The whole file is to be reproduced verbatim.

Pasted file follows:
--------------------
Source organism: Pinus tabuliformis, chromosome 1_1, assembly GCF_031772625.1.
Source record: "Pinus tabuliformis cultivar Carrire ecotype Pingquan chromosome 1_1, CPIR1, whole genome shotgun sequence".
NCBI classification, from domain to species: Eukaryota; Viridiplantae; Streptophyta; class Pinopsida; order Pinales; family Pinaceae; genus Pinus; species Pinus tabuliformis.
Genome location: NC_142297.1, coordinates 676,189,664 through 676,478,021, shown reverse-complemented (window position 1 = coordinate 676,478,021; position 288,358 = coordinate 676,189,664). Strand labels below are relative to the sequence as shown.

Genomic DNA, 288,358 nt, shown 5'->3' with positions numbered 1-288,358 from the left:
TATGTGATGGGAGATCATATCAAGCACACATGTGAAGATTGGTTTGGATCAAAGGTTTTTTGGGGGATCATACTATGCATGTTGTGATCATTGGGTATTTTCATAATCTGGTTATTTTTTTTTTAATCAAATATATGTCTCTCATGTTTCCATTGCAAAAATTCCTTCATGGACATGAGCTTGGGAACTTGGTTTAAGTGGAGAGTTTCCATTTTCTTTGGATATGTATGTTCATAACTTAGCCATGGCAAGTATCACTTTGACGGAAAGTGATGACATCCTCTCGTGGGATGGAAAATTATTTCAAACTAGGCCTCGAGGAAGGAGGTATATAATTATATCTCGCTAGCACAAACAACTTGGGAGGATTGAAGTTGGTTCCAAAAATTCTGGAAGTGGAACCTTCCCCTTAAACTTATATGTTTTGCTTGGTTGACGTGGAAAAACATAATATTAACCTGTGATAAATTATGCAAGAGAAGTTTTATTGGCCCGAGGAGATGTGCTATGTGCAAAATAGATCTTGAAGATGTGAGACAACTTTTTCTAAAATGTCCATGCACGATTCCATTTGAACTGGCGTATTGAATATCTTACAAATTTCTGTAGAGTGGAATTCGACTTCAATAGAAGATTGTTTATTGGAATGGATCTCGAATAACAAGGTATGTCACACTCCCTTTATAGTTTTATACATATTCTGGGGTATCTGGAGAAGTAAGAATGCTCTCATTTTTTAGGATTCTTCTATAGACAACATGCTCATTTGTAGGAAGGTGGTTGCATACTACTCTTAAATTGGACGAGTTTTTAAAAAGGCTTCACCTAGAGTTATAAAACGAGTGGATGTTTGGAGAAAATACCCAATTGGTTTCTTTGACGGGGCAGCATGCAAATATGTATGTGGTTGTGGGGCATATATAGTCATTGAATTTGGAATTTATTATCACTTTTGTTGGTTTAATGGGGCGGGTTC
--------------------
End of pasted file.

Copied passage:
Source organism: Pinus tabuliformis, chromosome 1_1, assembly GCF_031772625.1.
Source record: "Pinus tabuliformis cultivar Carrire ecotype Pingquan chromosome 1_1, CPIR1, whole genome shotgun sequence".
NCBI classification, from domain to species: Eukaryota; Viridiplantae; Streptophyta; class Pinopsida; order Pinales; family Pinaceae; genus Pinus; species Pinus tabuliformis.
Genome location: NC_142297.1, coordinates 676,189,664 through 676,478,021, shown reverse-complemented (window position 1 = coordinate 676,478,021; position 288,358 = coordinate 676,189,664). Strand labels below are relative to the sequence as shown.

Genomic DNA, 288,358 nt, shown 5'->3' with positions numbered 1-288,358 from the left:
TATGTGATGGGAGATCATATCAAGCACACATGTGAAGATTGGTTTGGATCAAAGGTTTTTTGGGGGATCATACTATGCATGTTGTGATCATTGGGTATTTTCATAATCTGGTTATTTTTTTTTTAATCAAATATATGTCTCTCATGTTTCCATTGCAAAAATTCCTTCATGGACATGAGCTTGGGAACTTGGTTTAAGTGGAGAGTTTCCATTTTCTTTGGATATGTATGTTCATAACTTAGCCATGGCAAGTATCACTTTGACGGAAAGTGATGACATCCTCTCGTGGGATGGAAAATTATTTCAAACTAGGCCTCGAGGAAGGAGGTATATAATTATATCTCGCTAGCACAAACAACTTGGGAGGATTGAAGTTGGTTCCAAAAATTCTGGAAGTGGAACCTTCCCCTTAAACTTATATGTTTTGCTTGGTTGACGTGGAAAAACATAATATTAACCTGTGATAAATTATGCAAGAGAAGTTTTATTGGCCCGAGGAGATGTGCTATGTGCAAAATAGATCTTGAAGATGTGAGACAACTTTTTCTAAAATGTCCATGCACGATTCCATTTGAACTGGCGTATTGAATATCTTACAAATTTCTGTAGAGTGGAATTCGACTTCAATAGAAGATTGTTTATTGGAATGGATCTCGAATAACAAGGTATGTCACACTCCCTTTATAGTTTTATACATATTCTGGGGTATCTGGAGAAGTAAGAATGCTCTCATTTTTTAGGATTCTTCTATAGACAACATGCTCATTTGTAGGAAGGTGGTTGCATACTACTCTTAAATTGGACGAGTTTTTAAAAAGGCTTCACCTAGAGTTATAAAACGAGTGGATGTTTGGAGAAAATACCCAATTGGTTTCTTTGACGGGGCAGCATGCAAATATGTATGTGGTTGTGGGGCATATATAGTCATTGAATTTGGAATTTATTATCACTTTTGTTGGTTTAATGGGGCGGGTTC